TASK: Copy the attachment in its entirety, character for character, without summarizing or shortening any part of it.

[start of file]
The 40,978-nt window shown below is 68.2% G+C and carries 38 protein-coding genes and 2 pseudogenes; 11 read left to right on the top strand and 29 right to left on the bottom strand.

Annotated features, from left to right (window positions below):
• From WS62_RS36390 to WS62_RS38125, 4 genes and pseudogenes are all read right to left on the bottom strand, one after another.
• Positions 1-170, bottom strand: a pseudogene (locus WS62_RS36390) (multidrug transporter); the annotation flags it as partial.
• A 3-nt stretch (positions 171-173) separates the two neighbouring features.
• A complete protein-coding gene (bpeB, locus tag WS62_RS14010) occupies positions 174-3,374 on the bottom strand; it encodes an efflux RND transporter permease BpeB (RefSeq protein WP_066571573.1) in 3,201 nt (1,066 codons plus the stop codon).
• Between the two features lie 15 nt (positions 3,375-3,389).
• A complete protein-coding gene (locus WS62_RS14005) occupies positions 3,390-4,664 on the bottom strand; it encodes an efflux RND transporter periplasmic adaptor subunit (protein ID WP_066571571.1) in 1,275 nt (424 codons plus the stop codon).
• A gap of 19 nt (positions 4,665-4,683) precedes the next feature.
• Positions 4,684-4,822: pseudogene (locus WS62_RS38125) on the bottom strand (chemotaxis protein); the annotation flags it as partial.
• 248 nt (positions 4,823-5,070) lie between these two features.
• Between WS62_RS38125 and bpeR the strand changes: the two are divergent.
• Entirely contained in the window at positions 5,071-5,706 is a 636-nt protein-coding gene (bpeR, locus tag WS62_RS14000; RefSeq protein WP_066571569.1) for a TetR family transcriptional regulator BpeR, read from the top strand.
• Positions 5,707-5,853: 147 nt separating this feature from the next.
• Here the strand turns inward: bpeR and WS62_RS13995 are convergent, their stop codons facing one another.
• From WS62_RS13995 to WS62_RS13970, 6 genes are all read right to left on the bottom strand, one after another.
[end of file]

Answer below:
The 40,978-nt window shown below is 68.2% G+C and carries 38 protein-coding genes and 2 pseudogenes; 11 read left to right on the top strand and 29 right to left on the bottom strand.

Annotated features, from left to right (window positions below):
• From WS62_RS36390 to WS62_RS38125, 4 genes and pseudogenes are all read right to left on the bottom strand, one after another.
• Positions 1-170, bottom strand: a pseudogene (locus WS62_RS36390) (multidrug transporter); the annotation flags it as partial.
• A 3-nt stretch (positions 171-173) separates the two neighbouring features.
• A complete protein-coding gene (bpeB, locus tag WS62_RS14010) occupies positions 174-3,374 on the bottom strand; it encodes an efflux RND transporter permease BpeB (RefSeq protein WP_066571573.1) in 3,201 nt (1,066 codons plus the stop codon).
• Between the two features lie 15 nt (positions 3,375-3,389).
• A complete protein-coding gene (locus WS62_RS14005) occupies positions 3,390-4,664 on the bottom strand; it encodes an efflux RND transporter periplasmic adaptor subunit (protein ID WP_066571571.1) in 1,275 nt (424 codons plus the stop codon).
• A gap of 19 nt (positions 4,665-4,683) precedes the next feature.
• Positions 4,684-4,822: pseudogene (locus WS62_RS38125) on the bottom strand (chemotaxis protein); the annotation flags it as partial.
• 248 nt (positions 4,823-5,070) lie between these two features.
• Between WS62_RS38125 and bpeR the strand changes: the two are divergent.
• Entirely contained in the window at positions 5,071-5,706 is a 636-nt protein-coding gene (bpeR, locus tag WS62_RS14000; RefSeq protein WP_066571569.1) for a TetR family transcriptional regulator BpeR, read from the top strand.
• Positions 5,707-5,853: 147 nt separating this feature from the next.
• Here the strand turns inward: bpeR and WS62_RS13995 are convergent, their stop codons facing one another.
• From WS62_RS13995 to WS62_RS13970, 6 genes are all read right to left on the bottom strand, one after another.